Wednesday, Jan 17, 2018

Social Media Emergency Plan – a “Shore Thing” to Have

We have all witnessed the power of social media. From bringing immense contribution to toppling social or political systems in various parts of the world, to saving lives, to increasing the bottom line, social media played an important role for those who have been handling it well.

This week, we realized its utility and application during natural disasters. Hurricane Isaac batters New Orleans’ shore with strong winds as I write this column, exactly seven years after Katrina. Louisiana residents and business owners have to deal with floods, outages and everything else that comes along with a category one hurricane.

Social media has changed the way we consume and disseminate meaningful information, particularly during a crisis. The effective use of social media channels adds value to public engagement because of these factors:

  • Wide audience;
  • Able to provide meaningful information;
  • Effective addition, not substitution to emergency strategic public outreach program;
  • Real-time information sharing.

Social media tools like blogs, chat rooms, discussion forums, wikis, YouTube Channels, LinkedIn, Facebook, and Twitter can help communicate with the public in emergencies, build situational awareness, and spur recovery.

Studies on the use of social media for emergencies and disasters (Bruce Lindsay – “Social Media and Disasters: Current Uses, Future Options, and Policy Considerations”, Congressional Research Service, 2011) have identified a number of “lessons learned” and “best practices” when using social media for emergency objectives. These include the need to:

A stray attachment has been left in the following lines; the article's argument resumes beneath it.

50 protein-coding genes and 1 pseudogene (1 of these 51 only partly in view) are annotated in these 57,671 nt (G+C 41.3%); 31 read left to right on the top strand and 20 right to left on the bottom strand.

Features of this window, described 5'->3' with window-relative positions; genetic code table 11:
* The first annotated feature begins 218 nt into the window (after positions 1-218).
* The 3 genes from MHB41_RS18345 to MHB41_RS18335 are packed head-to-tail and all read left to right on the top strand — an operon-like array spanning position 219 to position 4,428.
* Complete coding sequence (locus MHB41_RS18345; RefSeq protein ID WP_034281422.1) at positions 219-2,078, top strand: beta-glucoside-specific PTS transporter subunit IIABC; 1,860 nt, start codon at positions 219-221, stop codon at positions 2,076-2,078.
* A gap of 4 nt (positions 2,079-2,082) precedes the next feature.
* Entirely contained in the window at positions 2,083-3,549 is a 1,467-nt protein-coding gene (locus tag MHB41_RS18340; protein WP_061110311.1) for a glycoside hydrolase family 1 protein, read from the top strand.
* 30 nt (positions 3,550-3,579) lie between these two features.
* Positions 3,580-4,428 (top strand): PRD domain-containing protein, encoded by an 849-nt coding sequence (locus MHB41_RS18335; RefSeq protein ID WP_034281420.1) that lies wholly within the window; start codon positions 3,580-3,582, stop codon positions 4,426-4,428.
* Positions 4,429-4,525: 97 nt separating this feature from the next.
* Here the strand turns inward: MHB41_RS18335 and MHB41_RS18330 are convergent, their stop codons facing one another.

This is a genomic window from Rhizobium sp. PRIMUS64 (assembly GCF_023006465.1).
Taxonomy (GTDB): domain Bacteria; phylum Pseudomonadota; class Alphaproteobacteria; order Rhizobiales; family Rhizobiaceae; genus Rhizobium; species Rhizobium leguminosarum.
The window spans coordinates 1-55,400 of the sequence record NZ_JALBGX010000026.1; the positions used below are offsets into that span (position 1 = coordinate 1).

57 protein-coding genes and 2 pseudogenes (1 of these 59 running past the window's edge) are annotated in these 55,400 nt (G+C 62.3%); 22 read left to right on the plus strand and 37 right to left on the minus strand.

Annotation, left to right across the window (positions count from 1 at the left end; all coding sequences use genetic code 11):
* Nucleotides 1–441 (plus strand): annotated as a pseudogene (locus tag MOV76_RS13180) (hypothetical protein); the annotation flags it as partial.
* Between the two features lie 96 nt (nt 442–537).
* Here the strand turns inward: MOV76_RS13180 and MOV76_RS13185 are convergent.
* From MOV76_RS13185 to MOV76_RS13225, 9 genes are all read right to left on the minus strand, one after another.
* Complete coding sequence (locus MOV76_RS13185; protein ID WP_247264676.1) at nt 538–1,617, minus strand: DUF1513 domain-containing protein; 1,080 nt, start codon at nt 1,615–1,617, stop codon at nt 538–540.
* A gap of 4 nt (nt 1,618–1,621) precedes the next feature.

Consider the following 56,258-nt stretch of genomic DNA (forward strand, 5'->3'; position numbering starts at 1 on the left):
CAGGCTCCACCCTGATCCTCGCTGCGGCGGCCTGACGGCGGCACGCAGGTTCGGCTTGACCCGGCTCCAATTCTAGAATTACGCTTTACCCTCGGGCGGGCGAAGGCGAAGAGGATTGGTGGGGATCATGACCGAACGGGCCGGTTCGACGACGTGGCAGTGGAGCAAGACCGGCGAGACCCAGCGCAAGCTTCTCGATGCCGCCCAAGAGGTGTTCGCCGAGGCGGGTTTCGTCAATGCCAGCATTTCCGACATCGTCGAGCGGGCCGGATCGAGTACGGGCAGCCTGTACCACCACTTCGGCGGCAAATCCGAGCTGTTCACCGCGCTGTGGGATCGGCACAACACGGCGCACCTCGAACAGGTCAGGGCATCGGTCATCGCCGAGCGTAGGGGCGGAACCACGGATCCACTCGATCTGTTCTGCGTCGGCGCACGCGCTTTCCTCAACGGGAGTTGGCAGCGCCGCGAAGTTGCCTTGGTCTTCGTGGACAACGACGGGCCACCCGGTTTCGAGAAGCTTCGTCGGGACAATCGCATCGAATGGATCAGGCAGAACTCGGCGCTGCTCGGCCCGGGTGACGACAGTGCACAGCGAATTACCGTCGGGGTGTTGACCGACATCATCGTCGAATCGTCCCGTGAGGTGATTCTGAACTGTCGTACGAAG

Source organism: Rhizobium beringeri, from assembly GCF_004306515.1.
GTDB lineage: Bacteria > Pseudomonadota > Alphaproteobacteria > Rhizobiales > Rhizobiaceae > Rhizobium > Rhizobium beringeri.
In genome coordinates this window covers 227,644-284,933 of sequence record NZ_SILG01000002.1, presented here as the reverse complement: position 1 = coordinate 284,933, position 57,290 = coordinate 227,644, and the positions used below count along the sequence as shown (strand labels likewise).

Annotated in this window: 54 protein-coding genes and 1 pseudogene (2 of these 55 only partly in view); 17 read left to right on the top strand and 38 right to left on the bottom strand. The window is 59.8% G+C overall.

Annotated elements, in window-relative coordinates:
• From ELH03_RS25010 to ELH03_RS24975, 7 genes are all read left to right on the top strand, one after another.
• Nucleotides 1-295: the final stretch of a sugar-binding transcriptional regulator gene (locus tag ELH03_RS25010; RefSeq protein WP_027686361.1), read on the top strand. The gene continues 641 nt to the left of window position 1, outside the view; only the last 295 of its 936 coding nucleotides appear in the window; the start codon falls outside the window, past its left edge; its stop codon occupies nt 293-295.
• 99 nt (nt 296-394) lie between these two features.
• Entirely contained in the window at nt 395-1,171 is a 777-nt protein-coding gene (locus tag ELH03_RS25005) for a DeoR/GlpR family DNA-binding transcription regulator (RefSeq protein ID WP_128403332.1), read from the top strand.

• Identify target audiences for each of the social media channel used;
  • Determine appropriate types of information for dissemination;
  • Disseminate information the public is interested in (e.g. what phase the incident is in, etc.);
  • Identify any negative consequences arising from the application—such as the potential spread of faulty information—and work to eliminate or reduce such consequences.

A little personal preparedness endnote: don’t think for a minute social media will be your saving grace should you make the foolish decision to remain at home during a really bad hurricane. Social media is only as good as the electricity required to power laptops and mobile devices and – more importantly – the infrastructure required to transmit the bits. If a storm has knocked out your power, the battery life on laptops and smart devices becomes critical. The adapter to power up from car battery becomes an essential tool in the hurricane preparedness toolbox.

With a large segment of the public and business owners essentially creating their own news and emergency networks, it has become imperative for those in crisis communication to integrate social media into their continuity plans. That might mean, at some point in time, you and your business. Do you have a social media emergency operations plan?